Anemia occurs because of decreased iron absorption.
Increase intake of fresh vegetables and fruits. (vit C is
heat labile, easily oxidized and destroyed by storage).
Supplying infant during weaning by orange & tomato juice
Dietary supplementation by food rich in vit C for the
high-risk groups in camps or isolated communities.
Most important cause of preventable brain damage and
mental retardation in babies.
Lower IQ by 10-15%.
Deficiency gives hypothyroidosis and goitre.
Stillbirth and miscarriage.
Cretinism: mental retardation, stunted, hypothyroidis,
Prevention: Iodising salt, Sea fish, sea plants
(vegetables grown on iodized soil).
Def in Ca, ph, vitamin D, and fluorine.
Ingestion of carbohydrates, sugars, & soft drinks with
neglecting oral hygiene.
C/P: growth retardation & increased susceptibility to
infections especially skin & eye lesions.
Prevention: consumption of foods as: Whole-grain
cereals, Legumes, Meat, & Chicken and fish.
Definition: it is excess adipose tissue in different parts in the
body due to excess storage of fat.
The ability to store fat is unlimited but if the amount of fat
to be stored exceeds the ability of the fat cells to expand (50
times its size), the body forms new adipose cells. With
weight loss, fat cells decrease in size but not in
number. Once a fat cell formed, it exists for life.
Imbalance between energy intake & energy
expenditure for long periods of time.
A. Biological factors (non-modifiable):
Brown adipose tissue: interscapular adipose tissue and along
the aorta. Thin persons have more brown adipose tissue, so
that fat oxidized more than stored.
Leptin ”satiety factor: It is a hormone secreted from
adipocytes with central control from hypothalamus. suppress
appetite, deplete fat stores and increase energy expenditure.
In obesity there is a state of leptin resistance at cell level with
hyperleptinaemia leading to some complications as
Ghrelin: hormone produced in the stomach. Its secretion
stimulated by adrenaline and nor-adrenaline which are
released in response to hypoglycemia where it promotes
2. Age: Obesity may appear at any age but obesity in
childhood is predictive to obesity later on adulthood.
3. Sex: Both sexes are exposed. Pregnancy causes increase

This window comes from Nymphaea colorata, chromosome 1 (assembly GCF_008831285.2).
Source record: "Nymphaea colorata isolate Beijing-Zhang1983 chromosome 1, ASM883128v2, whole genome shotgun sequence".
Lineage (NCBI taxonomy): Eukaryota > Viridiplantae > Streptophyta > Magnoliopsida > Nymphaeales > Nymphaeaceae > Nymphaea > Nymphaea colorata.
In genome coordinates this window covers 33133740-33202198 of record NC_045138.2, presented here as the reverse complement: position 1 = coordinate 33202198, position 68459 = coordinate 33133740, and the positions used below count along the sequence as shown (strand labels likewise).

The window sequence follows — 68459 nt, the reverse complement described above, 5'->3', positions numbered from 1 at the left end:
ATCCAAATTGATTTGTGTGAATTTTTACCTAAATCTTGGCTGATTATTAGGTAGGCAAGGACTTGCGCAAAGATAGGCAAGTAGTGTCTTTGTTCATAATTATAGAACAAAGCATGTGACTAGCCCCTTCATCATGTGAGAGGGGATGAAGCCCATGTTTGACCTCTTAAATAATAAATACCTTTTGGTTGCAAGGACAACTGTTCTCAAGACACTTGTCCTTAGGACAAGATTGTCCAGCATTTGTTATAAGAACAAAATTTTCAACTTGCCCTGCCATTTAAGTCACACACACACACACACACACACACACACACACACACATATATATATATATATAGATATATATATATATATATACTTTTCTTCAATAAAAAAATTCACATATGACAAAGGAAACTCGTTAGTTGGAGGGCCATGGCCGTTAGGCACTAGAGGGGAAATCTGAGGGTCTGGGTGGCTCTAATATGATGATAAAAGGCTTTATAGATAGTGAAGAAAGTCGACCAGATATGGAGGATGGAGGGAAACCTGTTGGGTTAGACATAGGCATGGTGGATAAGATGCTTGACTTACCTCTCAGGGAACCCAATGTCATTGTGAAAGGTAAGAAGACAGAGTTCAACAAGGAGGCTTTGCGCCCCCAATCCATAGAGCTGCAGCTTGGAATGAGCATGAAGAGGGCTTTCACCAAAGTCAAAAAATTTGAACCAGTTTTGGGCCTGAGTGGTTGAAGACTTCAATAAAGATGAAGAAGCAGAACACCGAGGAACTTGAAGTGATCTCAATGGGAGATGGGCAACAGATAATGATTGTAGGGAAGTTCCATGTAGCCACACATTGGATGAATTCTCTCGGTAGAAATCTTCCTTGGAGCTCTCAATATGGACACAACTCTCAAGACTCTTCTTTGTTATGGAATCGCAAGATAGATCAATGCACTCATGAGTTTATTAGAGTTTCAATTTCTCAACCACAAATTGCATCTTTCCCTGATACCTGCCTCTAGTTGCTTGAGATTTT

in mother weight by 4-6 pounds over her pre-pregnancy
weight. Menopause represents a risk period for extra weight
gain and redistribution of fat towards visceral regions.
B. Behavioural factors (modifiable factors):
1. Diet : eat more than need in quality & quantity :
Taking much sweets, fats and snacks.
Nibbling in between meals.
Consuming soft drinks regularly.
2. Physical inactivity : sedentary occupations, preferring
indoor life and with least activity.
3. Psychological & emotional disorders: anxiety,
psychological stress & depressive illness “emotional relieve”.
C. Environmental factors (modifiable factors):
Family lifestyle and feeding pattern, work problems and
unemployment and effect of advanced technology and
foods advertisements on feeding pattern.
fat distribution in the body which is of morbid
Pear-shaped obesity (gynacoid type): in females,
where fat located in hips and thighs.
Apple-shaped obesity (android type): in males, where fat
located around waist and abdomen.
1. BMI is not a sensitive index (BMI > 30)
2. Skin fold thickness.
3. Relative weight :
(RW=body weight "kg"/desirable body weight "kg" x
RW is supposed to be 100%.
Desirable body weight for each height is obtained
from special tables.
RW > 120% is considered obesity.
4. Waist/hip ratio:
if > 85%: android obesity “more health hazards as
If <85% : gynacoid obesity.
5. Arm Fat Area (AFA):
it is a measure of total body fat (fat weight) and calculated
from mid-arm circumference and triceps skin fold thickness
by certain equation as :
AFA = arm area - arm muscle area.
6. Hydrostatic water weighing (densitometry):
It is comparing of body weight on standard
scale with the weight underwater. By assuming
that adipose tissue is less dense than lean tissue
(muscles and bones), so the more adipose
tissue in a body, the less its underwater weight
(the more it tends to float). It is an accurate
method for estimating the total body fat.
Management of obesity:
I) Life style modification:
1. Diet: decreasing caloric intake by about 500 Kcal./day to
achieve a weight loss of 450 gm/week. Because of the
way the body uses fuel from carbohydrates, fats and protein, a
more rapid weight loss will compel the body to use protein
(muscles) instead of fat for energy. This will decrease muscle
mass with each dieting attempt and fat percentage will
Other principles of healthy eating relevant to weight loss:
Eat plenty of food rich in starch and fibres.
Eat plenty of fruits and vegetables.
Avoid eating too much fat and sugars.
Not skip meals “suppress metabolism”.
2. Physical activity:
Generally walking or swimming are safe exercise for all persons.
Those who are bed ridden or are in wheel-chairs can use upper arm